Just six races into his GT3 career, Ben Tuck scored his first victory in the VLN Nürburgring Endurance Series (NLS). The young Brit and his teammates Christian Krognes and David Pittard defeated the hard battling Phoenix Racing for the #34 Walkenhorst Motorsport BMW M6 GT3’s first win of 2021.


In the three seasons working his way from the BMW M240i Racing Cup to the BMW M6 GT3, the driver from the English county of Bedforshire had never even scored a class win until last weekend’s 44. RCM DMV Grenzlandrennen overall triumph.

“It’s kind of a weird feeling because I’ve never had even a class win at the Nürburgring, even when I drove that BMW M240i Racing Cup, the M2 CS and M4 GT4,” Ben Tuck says.

“I’ve had a class P2 and P3 and things like that, but I’ve never actually had a class win, so my first win at the Nürburgring is the overall win in GT3. It’s amazing to be honest; awesome.”

Ben arrived on the second morning of the NLS5 and 6 doubleheader after a day where second place was up for grabs and the win possible until a puncture in the final minutes forced the BMW to pit and eventually finish fifth.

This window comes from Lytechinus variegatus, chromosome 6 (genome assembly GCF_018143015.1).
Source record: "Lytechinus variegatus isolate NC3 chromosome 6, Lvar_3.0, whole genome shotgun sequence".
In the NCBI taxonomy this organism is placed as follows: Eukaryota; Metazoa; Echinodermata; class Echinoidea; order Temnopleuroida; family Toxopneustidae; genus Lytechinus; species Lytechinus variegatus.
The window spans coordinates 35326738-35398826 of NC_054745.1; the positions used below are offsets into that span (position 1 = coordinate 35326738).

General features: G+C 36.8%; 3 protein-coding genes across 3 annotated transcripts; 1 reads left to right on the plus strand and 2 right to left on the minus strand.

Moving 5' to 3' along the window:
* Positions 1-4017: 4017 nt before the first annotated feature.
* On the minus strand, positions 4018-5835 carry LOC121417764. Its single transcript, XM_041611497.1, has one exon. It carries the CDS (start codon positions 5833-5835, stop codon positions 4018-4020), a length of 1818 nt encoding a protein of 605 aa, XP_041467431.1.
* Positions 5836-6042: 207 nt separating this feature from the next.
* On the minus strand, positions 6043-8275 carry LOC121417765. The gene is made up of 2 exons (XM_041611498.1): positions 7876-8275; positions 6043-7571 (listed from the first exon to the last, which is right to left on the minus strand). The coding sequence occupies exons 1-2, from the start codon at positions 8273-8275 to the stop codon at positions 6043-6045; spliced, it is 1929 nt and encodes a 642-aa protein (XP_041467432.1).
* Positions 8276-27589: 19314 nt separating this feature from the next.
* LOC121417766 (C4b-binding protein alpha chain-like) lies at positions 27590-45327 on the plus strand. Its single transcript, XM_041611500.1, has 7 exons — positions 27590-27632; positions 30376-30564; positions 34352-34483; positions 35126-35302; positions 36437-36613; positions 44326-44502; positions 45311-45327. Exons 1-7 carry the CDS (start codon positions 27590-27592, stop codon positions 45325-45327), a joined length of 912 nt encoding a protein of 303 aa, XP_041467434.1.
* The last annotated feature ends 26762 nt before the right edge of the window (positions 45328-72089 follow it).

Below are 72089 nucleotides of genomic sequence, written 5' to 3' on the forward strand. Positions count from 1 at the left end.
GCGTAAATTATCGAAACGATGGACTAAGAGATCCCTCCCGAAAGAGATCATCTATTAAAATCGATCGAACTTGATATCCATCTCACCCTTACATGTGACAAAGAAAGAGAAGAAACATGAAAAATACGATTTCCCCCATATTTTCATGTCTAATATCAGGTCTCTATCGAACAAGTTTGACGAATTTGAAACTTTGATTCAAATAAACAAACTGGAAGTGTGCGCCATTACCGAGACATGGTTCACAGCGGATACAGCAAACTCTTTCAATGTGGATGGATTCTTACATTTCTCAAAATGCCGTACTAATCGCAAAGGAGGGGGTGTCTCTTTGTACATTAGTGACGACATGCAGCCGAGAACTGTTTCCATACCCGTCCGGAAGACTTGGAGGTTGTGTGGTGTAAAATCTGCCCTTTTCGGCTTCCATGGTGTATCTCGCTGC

All that was forgotten 24 hours later when the Walkenhorst garage exploded in celebration as Krognes took the chequered flag in victory.

“We really, really needed it,” Ben Tuck continues.

“Basically, anything other than, sort of a podium, or even first or second is what we really needed on Sunday because we know we should have been at least P2 on the Saturday.

“The Juniors had a big gap, but David was, even on his last lap I think he was like 8 seconds quicker than the Juniors that won the race on Saturday. If he was in P2 I think he was only maybe 17 seconds behind of a couple of laps to go, so 8 seconds a lap it would’ve been really close right at the end.

“And for the team as well because we’ve had such bad luck this year. Just the way that the year has worked out, even for me like trying to get into GT3 and get into rhythm with the car but we didn’t do NLS1 because of the snow and then NLS2 I was in the M2. So, I’ve only actually had from NLS3 to get used to the car, so yeah, we really needed that result. We really needed that for the confidence of the team, confidence of us drivers as well…